It’s no surprise that scientist lobby groups are protesting cuts in funding  for science in Britain, but it is disappointing. Government funding for science is pointless and the protests against these cuts are deeply misguided at best and rent-seeking at worst.
As the great philosopher of science Michael Polanyi observed, it is impossible to anticipate where scientific breakthroughs will occur, and so government money for science is akin to an extremely expensive game of pin the tail on the donkey. Government funding can distort the science as scientists aim their research towards media- and politician-friendly areas of study. This can be seen in the disproportionate amount of research that goes into environmental issues, for instance, because of the political hot-button that that presses. To assume that politicians direct science funding driven by enlightened altruism and not the desire to win the next election strikes me as being naïve.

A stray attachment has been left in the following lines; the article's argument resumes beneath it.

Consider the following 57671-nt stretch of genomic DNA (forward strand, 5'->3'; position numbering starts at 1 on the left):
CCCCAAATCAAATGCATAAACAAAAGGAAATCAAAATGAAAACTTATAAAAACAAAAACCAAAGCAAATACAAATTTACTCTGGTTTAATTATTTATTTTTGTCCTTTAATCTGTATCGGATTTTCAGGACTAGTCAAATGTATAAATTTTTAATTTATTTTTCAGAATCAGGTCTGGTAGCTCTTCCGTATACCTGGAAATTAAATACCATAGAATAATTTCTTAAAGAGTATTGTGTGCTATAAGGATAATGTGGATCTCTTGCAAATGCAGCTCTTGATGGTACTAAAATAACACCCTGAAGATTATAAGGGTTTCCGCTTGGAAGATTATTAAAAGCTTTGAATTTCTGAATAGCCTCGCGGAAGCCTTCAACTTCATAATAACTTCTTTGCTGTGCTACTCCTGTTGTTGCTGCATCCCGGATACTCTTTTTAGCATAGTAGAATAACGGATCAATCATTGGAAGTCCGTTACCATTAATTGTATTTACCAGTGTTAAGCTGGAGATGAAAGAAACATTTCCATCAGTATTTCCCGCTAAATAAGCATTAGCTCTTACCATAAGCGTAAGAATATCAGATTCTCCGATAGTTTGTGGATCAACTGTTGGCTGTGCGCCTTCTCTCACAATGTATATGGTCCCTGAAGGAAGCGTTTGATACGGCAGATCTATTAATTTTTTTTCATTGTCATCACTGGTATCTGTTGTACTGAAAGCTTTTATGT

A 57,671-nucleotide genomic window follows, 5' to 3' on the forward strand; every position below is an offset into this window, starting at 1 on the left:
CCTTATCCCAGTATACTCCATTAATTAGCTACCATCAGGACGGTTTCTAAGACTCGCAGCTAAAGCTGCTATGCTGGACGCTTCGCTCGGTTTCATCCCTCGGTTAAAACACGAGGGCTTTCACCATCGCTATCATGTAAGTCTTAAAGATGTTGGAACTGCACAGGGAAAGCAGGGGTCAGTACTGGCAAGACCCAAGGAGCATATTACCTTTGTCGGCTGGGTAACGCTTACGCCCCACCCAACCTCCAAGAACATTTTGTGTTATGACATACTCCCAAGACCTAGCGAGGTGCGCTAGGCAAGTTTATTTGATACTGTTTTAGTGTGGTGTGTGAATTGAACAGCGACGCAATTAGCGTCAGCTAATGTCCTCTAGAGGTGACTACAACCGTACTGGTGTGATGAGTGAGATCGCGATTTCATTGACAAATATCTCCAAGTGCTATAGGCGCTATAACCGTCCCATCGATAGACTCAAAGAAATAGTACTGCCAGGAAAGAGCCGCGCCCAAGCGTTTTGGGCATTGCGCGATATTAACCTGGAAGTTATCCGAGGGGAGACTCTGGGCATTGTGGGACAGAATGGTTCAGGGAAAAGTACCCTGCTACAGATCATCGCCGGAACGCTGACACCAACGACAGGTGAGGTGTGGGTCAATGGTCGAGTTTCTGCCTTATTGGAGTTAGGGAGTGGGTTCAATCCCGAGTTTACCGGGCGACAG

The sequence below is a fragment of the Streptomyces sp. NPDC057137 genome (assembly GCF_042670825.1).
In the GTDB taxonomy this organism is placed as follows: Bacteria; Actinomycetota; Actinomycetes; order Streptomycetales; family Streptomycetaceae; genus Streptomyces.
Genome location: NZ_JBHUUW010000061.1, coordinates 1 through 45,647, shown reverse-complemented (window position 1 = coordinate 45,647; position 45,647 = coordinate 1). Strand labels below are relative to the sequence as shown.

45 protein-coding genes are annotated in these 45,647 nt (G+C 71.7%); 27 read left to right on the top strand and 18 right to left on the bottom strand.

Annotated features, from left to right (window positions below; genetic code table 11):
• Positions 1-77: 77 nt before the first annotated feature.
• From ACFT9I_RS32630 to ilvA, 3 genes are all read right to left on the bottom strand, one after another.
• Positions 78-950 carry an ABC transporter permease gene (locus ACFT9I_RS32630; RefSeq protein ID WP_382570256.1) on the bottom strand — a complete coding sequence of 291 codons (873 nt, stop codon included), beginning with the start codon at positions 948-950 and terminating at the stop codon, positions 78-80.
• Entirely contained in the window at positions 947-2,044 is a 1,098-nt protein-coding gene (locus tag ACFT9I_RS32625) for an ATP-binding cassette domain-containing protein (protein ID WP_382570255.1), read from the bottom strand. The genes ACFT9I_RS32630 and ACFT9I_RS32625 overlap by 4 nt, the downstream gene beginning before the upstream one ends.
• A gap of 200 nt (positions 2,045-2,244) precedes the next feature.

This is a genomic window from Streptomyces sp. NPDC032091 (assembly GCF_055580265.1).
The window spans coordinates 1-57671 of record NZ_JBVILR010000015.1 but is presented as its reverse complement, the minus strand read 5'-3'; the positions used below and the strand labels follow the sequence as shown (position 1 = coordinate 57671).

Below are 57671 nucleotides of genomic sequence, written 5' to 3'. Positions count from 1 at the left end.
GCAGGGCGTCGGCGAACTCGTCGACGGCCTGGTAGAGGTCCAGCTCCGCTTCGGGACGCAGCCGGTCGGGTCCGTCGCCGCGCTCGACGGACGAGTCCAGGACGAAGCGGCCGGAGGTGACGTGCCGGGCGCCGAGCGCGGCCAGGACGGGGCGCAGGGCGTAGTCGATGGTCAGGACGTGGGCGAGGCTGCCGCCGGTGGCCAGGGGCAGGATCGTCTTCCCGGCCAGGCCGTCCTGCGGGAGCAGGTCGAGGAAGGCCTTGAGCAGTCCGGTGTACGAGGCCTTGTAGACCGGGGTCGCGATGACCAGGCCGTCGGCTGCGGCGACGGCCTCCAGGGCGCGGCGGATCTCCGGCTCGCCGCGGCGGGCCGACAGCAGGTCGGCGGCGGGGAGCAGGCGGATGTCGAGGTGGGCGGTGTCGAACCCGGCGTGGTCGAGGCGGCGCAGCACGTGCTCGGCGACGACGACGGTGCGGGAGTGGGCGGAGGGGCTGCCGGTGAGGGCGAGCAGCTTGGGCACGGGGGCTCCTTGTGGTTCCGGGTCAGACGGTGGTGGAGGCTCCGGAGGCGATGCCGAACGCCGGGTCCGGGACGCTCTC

Furthermore, scientific breakthroughs rarely give the country in which they are made much of an competitive advantage. Thanks to the academic practice of sharing knowledge freely, a discovery made in Perth, Australia, won’t take long to make its way to Perth, Scotland, through academic journals and the like. The argument that is sometimes made for the government funding ‘public goods’ like parks are the ‘neighbourhood benefits’ that people around the parks gain, making such funding worthwhile. Whatever you think of this argument, it does not apply to funding in the sciences, where the benefits are global.
Turkeys won’t vote for Christmas. Scientists won’t support cuts in science funding. This should not stop the government from doing the right thing and cutting this pointless area of expenditure.